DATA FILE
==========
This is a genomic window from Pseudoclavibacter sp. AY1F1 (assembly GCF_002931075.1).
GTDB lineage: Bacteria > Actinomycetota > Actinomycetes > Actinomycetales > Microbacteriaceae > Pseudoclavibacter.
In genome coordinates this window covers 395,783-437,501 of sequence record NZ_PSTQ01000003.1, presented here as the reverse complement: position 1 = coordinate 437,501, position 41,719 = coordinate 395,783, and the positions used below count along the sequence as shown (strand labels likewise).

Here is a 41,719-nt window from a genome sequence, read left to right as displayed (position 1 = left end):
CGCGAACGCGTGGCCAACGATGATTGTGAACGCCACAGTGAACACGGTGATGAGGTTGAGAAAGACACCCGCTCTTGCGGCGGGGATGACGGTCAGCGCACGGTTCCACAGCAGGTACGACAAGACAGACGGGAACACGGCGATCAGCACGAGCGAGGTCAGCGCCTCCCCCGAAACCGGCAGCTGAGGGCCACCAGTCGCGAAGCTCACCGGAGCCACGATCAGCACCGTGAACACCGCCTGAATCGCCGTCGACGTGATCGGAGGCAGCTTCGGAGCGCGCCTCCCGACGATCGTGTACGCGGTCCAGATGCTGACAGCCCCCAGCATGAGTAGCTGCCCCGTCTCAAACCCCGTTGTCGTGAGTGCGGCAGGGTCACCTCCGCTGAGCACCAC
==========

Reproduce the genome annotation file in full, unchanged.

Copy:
This is a genomic window from Pseudoclavibacter sp. AY1F1 (assembly GCF_002931075.1).
GTDB lineage: Bacteria > Actinomycetota > Actinomycetes > Actinomycetales > Microbacteriaceae > Pseudoclavibacter.
In genome coordinates this window covers 395,783-437,501 of sequence record NZ_PSTQ01000003.1, presented here as the reverse complement: position 1 = coordinate 437,501, position 41,719 = coordinate 395,783, and the positions used below count along the sequence as shown (strand labels likewise).

Here is a 41,719-nt window from a genome sequence, read left to right as displayed (position 1 = left end):
CGCGAACGCGTGGCCAACGATGATTGTGAACGCCACAGTGAACACGGTGATGAGGTTGAGAAAGACACCCGCTCTTGCGGCGGGGATGACGGTCAGCGCACGGTTCCACAGCAGGTACGACAAGACAGACGGGAACACGGCGATCAGCACGAGCGAGGTCAGCGCCTCCCCCGAAACCGGCAGCTGAGGGCCACCAGTCGCGAAGCTCACCGGAGCCACGATCAGCACCGTGAACACCGCCTGAATCGCCGTCGACGTGATCGGAGGCAGCTTCGGAGCGCGCCTCCCGACGATCGTGTACGCGGTCCAGATGCTGACAGCCCCCAGCATGAGTAGCTGCCCCGTCTCAAACCCCGTTGTCGTGAGTGCGGCAGGGTCACCTCCGCTGAGCACCAC